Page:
In mid-May 2021 the latest meeting of the Meeting Centres National Reference Group (NRG) took place, the second held as an online meeting due to the pandemic. It brought together around 20 interested parties from different organisations across the UK, as well as Professor Rose-Marie Droes who founded Meeting Centres in the Netherlands and was able to provide an international perspective as Chair of the MeetingDem Board.
Chaired by Professor Dawn Brooker, the meeting was essentially split into two parts, one reflecting on what’s happened so far and one looking at what happens next.
In the first part of the meeting Dr Shirley Evans, with input from relevant NRG members, provided an update of progress on the project to say where we’ve got to. Here are some of the highlights:
An explosion of new Meeting Centres
There has been a lot of activity recently, with four new Meeting Centres being funded in Worcestershire this year. At least six new Meeting Centres are being planned in Scotland in the next 12 months, and a similar number expected in various parts of England. That’s just the ones we know of that are funded or looking very promising. In addition, there continues to be a lot of interest on a pretty much daily basis, so by the time you read this these numbers are likely to be out-of-date!
An active, effective and growing Community of Learning and Practice
As you’ve hopefully seen from previous blog posts, we’ve been hosting regular BYOL and monthly webinars to share Meeting Centres with everyone. What you probably don’t know is that since lockdown began last year we’ve been facilitating a regular meeting for Meeting Centre Managers and other interested parties. They’ve provided the opportunity for people to share what they are doing, raise issues they’re facing, share examples of good practice, ask others what they would do in certain situations, and generally provide peer support and encouragement to keep the momentum going even when Meeting Centres haven’t actually been able to open.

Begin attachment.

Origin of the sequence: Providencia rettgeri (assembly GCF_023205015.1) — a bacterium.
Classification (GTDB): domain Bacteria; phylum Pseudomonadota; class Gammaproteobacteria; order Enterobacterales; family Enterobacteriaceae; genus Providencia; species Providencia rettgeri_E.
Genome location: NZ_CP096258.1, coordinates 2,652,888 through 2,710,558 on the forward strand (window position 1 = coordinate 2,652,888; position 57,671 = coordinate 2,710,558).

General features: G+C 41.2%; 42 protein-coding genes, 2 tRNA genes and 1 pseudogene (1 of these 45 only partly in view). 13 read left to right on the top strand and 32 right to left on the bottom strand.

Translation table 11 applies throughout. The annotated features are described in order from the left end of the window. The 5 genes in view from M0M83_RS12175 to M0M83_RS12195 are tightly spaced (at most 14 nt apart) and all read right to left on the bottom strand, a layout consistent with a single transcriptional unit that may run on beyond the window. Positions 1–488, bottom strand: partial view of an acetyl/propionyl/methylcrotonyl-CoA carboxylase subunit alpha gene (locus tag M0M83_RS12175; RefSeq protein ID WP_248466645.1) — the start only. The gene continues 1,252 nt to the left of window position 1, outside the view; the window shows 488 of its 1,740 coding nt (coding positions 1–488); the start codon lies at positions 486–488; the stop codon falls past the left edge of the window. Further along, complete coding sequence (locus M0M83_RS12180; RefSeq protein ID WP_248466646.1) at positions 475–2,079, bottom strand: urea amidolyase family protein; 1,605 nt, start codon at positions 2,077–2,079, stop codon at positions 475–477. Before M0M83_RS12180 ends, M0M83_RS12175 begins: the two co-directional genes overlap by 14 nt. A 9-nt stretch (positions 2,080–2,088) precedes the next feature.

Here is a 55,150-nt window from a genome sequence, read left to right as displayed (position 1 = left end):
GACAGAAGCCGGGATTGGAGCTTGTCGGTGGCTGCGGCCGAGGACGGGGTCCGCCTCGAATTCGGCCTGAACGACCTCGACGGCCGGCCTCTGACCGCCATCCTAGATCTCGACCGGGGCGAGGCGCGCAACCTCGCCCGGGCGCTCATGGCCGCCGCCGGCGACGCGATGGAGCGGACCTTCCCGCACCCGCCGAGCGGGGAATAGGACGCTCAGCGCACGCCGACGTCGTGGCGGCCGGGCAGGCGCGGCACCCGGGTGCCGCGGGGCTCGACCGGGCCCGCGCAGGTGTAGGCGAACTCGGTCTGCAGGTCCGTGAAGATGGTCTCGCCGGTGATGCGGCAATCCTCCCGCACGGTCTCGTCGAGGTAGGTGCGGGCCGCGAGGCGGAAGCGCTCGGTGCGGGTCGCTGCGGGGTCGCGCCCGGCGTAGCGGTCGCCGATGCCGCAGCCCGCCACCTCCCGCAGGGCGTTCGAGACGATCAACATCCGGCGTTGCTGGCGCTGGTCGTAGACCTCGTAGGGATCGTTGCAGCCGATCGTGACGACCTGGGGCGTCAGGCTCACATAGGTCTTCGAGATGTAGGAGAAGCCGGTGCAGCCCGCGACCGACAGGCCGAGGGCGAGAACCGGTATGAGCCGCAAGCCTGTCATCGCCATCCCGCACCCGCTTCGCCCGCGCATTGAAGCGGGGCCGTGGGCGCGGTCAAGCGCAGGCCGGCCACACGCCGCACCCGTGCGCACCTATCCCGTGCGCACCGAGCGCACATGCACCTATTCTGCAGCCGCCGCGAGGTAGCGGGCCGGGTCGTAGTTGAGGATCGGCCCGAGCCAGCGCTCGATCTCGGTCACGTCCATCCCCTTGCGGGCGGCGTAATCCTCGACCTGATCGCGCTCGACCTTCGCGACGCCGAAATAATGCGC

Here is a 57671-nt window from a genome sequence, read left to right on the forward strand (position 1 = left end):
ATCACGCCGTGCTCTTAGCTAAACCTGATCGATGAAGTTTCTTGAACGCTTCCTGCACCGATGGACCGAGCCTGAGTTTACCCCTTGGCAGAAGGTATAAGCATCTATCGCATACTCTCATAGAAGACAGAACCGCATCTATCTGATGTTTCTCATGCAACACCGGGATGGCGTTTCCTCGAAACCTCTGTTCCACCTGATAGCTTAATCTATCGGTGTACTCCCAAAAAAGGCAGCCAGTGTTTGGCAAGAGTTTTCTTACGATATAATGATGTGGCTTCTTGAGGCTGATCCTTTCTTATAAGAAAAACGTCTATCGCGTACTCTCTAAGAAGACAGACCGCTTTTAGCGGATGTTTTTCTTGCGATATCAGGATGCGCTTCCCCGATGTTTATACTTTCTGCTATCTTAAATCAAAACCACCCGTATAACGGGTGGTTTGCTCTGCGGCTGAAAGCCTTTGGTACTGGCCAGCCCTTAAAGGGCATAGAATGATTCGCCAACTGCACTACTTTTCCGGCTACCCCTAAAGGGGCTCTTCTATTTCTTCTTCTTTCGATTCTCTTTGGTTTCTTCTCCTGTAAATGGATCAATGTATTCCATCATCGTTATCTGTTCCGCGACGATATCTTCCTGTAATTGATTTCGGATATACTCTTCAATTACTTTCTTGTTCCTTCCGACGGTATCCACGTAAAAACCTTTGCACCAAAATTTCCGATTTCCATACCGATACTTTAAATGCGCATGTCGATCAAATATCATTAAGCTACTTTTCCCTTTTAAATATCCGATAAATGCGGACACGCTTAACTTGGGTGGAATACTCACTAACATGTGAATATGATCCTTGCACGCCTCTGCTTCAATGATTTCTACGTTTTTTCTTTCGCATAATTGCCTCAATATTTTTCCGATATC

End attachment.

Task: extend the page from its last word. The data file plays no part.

We’ve also been developing and delivering our online training for staff and volunteers, to help them understand how to develop and implement a Meeting Centre. We’ve had some good feedback so far, and by the end of the year hope to have trained over 80 people. The next course starts 2nd August, so if you are interested please have a look at our website and get in touch.
In addition to blogs, our Meeting Centre blog site has also been expanding to include a repository of useful resources to support people remotely, but we have plans to develop the site further to include a space where people can connect and discuss with each other. We’ll keep you updated with any progress!
Collecting meaningful and impactful data
In spite of the difficulties posed by lockdown, our Meeting Centre demonstrator sites have continued to collect useful data to add to our growing evidence base around Meeting Centres. As well as being useful from a research perspective, the type of data we ask them to collect is based on what Meeting Centres might be asked for in funding bids around attendance, impact and satisfaction. The intention is therefore that data collection is mutually beneficial and has a practical purpose. Additionally, although each Meeting Centre contributes its own data it can draw on the wider pool of evidence across all Meeting Centres. It might be a challenge at times, but it is worth it!